Date lodged: 2 October 2017
To ask the Scottish Government what its position is on whether framework contracts are being used as a route to privatise services.
Answered by: Derek Mackay 24 October 2017
EU and national procurement legislation specifically provides for the use of framework agreements. They are generally used for purchases where there is a requirement for a high volume of goods or services, or a repeat need where exact quantities or timings are unknown. They offer a quick and relatively inexpensive route to market. They establish in advance the terms under which subsequent call-off contracts are awarded and can remove the need for subsequent contract awards to follow a new advertised competition. Frameworks are used extensively by professional procurement organisations across the UK (and beyond) to underpin collaborative contracting and/or to meet recurring requirements in a legally compliant and cost-effective way.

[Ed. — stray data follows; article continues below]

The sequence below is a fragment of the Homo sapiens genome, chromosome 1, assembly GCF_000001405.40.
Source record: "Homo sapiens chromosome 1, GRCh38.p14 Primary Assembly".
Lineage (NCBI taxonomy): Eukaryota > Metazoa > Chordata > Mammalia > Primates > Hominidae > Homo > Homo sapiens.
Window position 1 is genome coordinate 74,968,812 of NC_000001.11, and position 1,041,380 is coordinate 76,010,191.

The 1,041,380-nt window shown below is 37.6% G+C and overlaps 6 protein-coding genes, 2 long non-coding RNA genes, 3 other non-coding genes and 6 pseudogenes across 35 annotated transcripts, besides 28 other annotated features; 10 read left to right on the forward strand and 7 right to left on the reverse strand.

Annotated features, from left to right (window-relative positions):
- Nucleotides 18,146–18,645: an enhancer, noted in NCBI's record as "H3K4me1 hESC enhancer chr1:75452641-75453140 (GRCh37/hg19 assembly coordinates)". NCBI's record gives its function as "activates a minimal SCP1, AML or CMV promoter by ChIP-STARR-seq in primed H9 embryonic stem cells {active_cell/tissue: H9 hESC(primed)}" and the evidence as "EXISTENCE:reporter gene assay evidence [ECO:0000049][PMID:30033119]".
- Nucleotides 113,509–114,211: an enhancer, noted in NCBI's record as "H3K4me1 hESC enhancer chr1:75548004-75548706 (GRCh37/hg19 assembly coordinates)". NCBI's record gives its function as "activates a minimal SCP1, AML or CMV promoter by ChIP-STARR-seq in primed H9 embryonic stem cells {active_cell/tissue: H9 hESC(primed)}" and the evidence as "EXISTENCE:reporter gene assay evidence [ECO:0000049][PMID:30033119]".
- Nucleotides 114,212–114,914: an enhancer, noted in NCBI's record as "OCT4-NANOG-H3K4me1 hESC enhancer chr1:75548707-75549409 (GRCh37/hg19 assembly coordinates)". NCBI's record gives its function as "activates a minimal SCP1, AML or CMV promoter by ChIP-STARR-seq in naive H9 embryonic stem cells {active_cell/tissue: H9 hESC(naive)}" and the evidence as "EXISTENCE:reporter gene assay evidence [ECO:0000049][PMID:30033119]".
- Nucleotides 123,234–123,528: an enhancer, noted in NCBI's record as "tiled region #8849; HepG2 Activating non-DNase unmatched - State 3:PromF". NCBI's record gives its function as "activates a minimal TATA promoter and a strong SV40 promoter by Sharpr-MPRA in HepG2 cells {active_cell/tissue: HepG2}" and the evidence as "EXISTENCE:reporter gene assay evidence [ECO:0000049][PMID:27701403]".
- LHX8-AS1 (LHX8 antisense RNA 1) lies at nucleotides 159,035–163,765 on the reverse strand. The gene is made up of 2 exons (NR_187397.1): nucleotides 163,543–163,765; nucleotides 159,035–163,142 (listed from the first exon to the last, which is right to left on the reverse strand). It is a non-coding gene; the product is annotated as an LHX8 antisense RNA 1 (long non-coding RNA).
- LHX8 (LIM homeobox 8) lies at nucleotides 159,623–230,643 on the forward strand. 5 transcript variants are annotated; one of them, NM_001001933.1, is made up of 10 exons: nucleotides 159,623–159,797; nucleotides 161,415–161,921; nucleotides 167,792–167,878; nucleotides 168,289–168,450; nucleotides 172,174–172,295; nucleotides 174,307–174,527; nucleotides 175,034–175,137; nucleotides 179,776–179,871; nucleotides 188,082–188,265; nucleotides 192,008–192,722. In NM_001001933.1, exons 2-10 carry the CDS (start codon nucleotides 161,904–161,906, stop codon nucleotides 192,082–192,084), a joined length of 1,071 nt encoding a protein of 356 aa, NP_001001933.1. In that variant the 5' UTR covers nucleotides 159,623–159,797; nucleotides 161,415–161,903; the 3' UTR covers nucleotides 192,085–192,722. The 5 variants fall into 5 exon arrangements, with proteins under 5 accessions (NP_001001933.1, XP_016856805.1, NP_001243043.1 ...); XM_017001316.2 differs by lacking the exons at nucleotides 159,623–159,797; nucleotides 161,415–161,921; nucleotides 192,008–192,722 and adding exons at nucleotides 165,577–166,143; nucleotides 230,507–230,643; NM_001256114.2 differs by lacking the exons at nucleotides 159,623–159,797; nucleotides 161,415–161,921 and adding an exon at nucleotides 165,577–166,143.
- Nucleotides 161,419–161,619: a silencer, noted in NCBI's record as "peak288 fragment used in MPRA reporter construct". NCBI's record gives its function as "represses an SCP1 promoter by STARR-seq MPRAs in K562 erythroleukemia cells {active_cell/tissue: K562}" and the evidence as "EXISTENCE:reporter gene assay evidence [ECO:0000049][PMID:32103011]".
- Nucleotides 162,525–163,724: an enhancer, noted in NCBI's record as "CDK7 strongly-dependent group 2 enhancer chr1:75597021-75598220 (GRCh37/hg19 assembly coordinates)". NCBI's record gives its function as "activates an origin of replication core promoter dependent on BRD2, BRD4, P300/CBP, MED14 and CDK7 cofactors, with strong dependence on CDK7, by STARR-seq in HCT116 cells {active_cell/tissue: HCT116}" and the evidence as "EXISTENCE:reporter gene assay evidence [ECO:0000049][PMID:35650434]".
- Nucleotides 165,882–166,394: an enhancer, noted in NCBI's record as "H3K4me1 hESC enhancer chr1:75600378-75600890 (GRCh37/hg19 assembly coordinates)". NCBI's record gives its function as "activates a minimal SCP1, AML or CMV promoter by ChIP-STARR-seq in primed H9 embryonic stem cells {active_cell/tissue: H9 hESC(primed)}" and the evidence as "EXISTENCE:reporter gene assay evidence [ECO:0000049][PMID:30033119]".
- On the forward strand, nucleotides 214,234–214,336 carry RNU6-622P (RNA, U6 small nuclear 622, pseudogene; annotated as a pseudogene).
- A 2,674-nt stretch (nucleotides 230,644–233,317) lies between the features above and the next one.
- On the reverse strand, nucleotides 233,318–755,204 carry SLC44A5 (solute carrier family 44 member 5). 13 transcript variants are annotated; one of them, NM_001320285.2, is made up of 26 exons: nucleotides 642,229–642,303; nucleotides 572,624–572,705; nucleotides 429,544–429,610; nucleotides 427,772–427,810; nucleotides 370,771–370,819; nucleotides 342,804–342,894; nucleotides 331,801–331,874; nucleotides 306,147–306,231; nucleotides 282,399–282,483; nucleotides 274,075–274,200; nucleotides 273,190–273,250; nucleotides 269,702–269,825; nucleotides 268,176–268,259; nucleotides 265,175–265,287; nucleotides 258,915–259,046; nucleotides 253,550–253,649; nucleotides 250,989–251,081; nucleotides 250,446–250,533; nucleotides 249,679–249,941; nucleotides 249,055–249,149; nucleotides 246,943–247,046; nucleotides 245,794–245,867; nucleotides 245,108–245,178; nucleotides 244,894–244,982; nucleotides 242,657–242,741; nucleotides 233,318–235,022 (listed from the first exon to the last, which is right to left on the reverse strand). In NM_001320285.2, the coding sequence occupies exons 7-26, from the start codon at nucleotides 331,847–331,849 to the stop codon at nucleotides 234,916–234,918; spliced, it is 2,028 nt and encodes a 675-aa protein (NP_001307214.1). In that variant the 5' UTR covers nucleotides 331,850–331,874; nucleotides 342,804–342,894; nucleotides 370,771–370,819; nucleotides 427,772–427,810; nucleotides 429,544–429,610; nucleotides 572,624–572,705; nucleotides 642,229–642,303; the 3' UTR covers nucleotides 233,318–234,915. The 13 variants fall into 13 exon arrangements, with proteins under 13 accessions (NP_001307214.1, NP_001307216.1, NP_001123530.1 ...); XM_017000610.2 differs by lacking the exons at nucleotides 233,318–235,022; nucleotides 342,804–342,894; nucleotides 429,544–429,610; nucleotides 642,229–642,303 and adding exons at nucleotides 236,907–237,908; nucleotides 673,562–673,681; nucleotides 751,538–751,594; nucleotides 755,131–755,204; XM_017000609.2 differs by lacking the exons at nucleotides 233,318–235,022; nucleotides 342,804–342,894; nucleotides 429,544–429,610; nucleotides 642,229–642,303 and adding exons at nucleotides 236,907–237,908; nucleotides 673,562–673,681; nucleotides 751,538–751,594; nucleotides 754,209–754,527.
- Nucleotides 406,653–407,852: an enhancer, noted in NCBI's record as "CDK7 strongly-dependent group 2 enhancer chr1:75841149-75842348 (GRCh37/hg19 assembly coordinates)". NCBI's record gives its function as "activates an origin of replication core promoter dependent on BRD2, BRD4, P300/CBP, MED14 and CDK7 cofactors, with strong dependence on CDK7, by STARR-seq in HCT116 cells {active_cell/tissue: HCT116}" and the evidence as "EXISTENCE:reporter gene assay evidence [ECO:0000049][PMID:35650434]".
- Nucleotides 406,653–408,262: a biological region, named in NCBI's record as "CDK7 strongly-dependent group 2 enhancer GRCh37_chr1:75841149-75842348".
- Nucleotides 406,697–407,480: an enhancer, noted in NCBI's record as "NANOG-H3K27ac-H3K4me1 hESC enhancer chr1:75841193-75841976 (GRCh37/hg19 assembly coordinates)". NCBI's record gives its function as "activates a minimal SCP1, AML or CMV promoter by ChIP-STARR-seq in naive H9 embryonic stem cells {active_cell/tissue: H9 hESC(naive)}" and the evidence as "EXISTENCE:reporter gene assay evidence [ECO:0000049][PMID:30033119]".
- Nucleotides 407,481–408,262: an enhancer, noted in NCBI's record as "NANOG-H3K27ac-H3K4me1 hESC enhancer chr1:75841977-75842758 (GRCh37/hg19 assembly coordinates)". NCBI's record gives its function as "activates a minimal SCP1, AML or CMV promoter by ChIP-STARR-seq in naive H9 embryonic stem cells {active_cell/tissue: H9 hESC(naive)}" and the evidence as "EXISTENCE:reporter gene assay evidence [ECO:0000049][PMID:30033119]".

Before starting a public procurement it is important that public bodies consider whether this is the most appropriate method of delivering particular goods, services or works or if there are any existing arrangements which could meet their needs. Public contracts, including those which are initiated under a framework agreement are seen as one approach which public bodies can choose to meet their requirements.
It is worth noting that it is not mandatory for public bodies to use framework agreements if they believe other arrangements will deliver better value for money.